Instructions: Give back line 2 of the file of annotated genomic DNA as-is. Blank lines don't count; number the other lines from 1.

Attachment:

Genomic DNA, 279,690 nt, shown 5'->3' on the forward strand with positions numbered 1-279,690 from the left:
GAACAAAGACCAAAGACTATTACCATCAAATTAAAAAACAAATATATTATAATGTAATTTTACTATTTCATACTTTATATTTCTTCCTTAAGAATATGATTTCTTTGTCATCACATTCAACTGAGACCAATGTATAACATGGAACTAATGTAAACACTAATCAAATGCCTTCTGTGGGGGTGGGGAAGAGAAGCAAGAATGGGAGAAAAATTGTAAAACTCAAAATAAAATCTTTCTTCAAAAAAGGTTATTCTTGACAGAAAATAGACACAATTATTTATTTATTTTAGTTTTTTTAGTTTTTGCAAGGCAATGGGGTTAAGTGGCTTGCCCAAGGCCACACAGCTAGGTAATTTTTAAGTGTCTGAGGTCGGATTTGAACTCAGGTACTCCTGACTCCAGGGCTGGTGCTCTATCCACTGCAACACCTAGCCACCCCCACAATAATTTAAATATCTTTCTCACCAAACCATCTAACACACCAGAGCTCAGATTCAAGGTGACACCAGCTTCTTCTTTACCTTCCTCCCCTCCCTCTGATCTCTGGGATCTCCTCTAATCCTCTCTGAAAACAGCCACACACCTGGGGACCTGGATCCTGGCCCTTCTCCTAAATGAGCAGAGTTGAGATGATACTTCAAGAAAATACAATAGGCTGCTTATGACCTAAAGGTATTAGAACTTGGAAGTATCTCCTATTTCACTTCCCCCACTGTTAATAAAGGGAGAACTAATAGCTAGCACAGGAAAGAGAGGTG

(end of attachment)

GAACAAAGACCAAAGACTATTACCATCAAATTAAAAAACAAATATATTATAATGTAATTTTACTATTTCATACTTTATATTTCTTCCTTAAGAATATGATTTCTTTGTCATCACATTCAACTGAGACCAATGTATAACATGGAACTAATGTAAACACTAATCAAATGCCTTCTGTGGGGGTGGGGAAGAGAAGCAAGAATGGGAGAAAAATTGTAAAACTCAAAATAAAATCTTTCTTCAAAAAAGGTTATTCTTGACAGAAAATAGACACAATTATTTATTTATTTTAGTTTTTTTAGTTTTTGCAAGGCAATGGGGTTAAGTGGCTTGCCCAAGGCCACACAGCTAGGTAATTTTTAAGTGTCTGAGGTCGGATTTGAACTCAGGTACTCCTGACTCCAGGGCTGGTGCTCTATCCACTGCAACACCTAGCCACCCCCACAATAATTTAAATATCTTTCTCACCAAACCATCTAACACACCAGAGCTCAGATTCAAGGTGACACCAGCTTCTTCTTTACCTTCCTCCCCTCCCTCTGATCTCTGGGATCTCCTCTAATCCTCTCTGAAAACAGCCACACACCTGGGGACCTGGATCCTGGCCCTTCTCCTAAATGAGCAGAGTTGAGATGATACTTCAAGAAAATACAATAGGCTGCTTATGACCTAAAGGTATTAGAACTTGGAAGTATCTCCTATTTCACTTCCCCCACTGTTAATAAAGGGAGAACTAATAGCTAGCACAGGAAAGAGAGGTG